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Wegner, Denmark’s King of Chairs, was never satisfied!

“If only you could design just one good chair in your life . . . But you simply cannot.” (Hans J. Wegner, 1952). Hans J. Wegner was never quite satisfied, always striving to create the perfect chair (he designed more than 500 chairs) and perhaps this is the secret for his enormous success.

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Hans. J. Wegner (1914-2007) became extremely important in the development of the concept “Danish Design”.

It was his furniture that paved the way for Danish Design’s international breakthrough in the years following World War 2. He also became a leading figure in Organic Modernism, which was developed in the aftermath of the war and had its heydays in the 1950s. Organic modernism replaced the early modernism’s rectilinear (very straight), angular forms with soft, curved shapes.

The movement was inspired by the shapes of plants and the human body, as well as the functionally based “power line forms” in cars, trains and air-planes. Wegner was recognised for providing the movement with organic and natural softness.

He was one of history’s most productive designers. Designing and working until he turned 79; with more than 2,500 designs and 1,000 sketches show the extent of his creative ideas. The many chair designs were the background of his nickname the King of chairs or just The Chair Maker, Stolemageren, as a documentary  by the Danish Film Institute about him was named.

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The global breakthrough
In 1949 he created a chair, which the Americans were to name simply ‘The Chair’. The chair itself was actually a redesigned version of a Chinese chair, which was simplified and beautified by Wegner thereby turning it into a more typical Danish design – making it extremely functional and adding a comfortable round back.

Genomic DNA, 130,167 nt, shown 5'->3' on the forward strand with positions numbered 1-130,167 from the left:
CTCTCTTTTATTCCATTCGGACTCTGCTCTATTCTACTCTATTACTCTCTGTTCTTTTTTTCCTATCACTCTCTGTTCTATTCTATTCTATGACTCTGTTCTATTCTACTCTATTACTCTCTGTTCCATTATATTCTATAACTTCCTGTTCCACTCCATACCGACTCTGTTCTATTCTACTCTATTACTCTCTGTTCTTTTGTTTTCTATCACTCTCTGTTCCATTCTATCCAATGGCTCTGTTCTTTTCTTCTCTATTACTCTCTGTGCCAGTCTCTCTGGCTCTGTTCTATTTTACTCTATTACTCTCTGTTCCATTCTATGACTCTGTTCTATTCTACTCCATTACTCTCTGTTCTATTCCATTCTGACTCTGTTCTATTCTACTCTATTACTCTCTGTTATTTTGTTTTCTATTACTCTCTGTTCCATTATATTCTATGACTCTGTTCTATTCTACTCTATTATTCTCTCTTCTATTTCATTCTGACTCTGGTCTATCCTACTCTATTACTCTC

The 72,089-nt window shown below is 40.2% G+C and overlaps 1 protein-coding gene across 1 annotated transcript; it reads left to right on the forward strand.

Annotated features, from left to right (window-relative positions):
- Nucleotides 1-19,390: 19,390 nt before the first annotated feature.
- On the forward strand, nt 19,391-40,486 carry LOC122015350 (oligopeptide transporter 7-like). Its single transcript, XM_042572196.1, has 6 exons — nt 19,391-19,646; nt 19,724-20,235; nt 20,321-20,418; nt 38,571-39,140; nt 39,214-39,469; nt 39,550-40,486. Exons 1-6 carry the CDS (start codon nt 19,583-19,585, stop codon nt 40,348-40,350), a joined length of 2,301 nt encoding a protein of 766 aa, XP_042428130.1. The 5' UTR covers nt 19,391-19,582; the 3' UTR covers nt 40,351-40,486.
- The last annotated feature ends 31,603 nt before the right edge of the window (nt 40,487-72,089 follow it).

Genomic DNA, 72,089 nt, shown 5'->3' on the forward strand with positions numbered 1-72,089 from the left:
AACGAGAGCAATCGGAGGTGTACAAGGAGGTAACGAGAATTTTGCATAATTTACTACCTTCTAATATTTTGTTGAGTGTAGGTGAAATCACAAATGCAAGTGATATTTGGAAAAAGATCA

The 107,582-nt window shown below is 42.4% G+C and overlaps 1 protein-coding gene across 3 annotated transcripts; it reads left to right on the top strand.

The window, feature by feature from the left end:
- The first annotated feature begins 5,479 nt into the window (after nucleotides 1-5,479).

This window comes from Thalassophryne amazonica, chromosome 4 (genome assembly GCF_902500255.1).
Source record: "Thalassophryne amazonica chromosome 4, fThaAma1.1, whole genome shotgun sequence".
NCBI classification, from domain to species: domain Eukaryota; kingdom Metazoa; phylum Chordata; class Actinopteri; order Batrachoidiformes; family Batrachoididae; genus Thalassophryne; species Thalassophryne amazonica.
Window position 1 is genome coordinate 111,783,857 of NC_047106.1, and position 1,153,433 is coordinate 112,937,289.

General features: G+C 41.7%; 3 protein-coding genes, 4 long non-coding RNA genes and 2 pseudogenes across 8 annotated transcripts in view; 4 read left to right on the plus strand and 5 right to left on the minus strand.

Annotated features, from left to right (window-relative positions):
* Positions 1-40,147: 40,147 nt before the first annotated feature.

Naturally, the popularity of the chair grew immensely when it was exposed on American TV in 1961. This occurred during a live TV transmitted debate where the presidential candidates Richard Nixon and John F. Kennedy each sat on ‘The Chair’.

This was long before Danish television had ever heard of advertising, or the modern term product placement, but it was in fact at this moment that Danish Design really appeared on the global map.

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A boy’s love of wood
Hans J. Wegner was born in 1914 in the Danish town of Tønder, located in the south of Jutland, not far from the German border. He was the son of a shoemaker and grew up with a love of wood and craftsmanship.

In 1932, he finished his craftsmanship as a carpenter, and later studied furniture design at The Danish Furniture School in Copenhagen. Founded by Professor Kaare Klint in the 1920s, The Danish Furniture School had set out to build on traditions.

The students studied Design Museum Denmark’s collection of historic furniture from different cultures and eras, refining and adapting them to fit with contemporary needs.

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Modern design with a classic twist
Wegner worked his whole life to making the perfect chair. He made new modernist furniture and also found inspiration from old Chinese and English chairs. He not only simplified them, in order to enhance their artistic expression, but also made them more suitable for industrial or mass production.

Denmark was late in becoming an industrial nation, and had retained a great deal of traditional craftsmanship. The majority of Wegner’s most ground-breaking ideas were presented at Design Museum Denmark’s annual Joiners’ Guild Exhibition.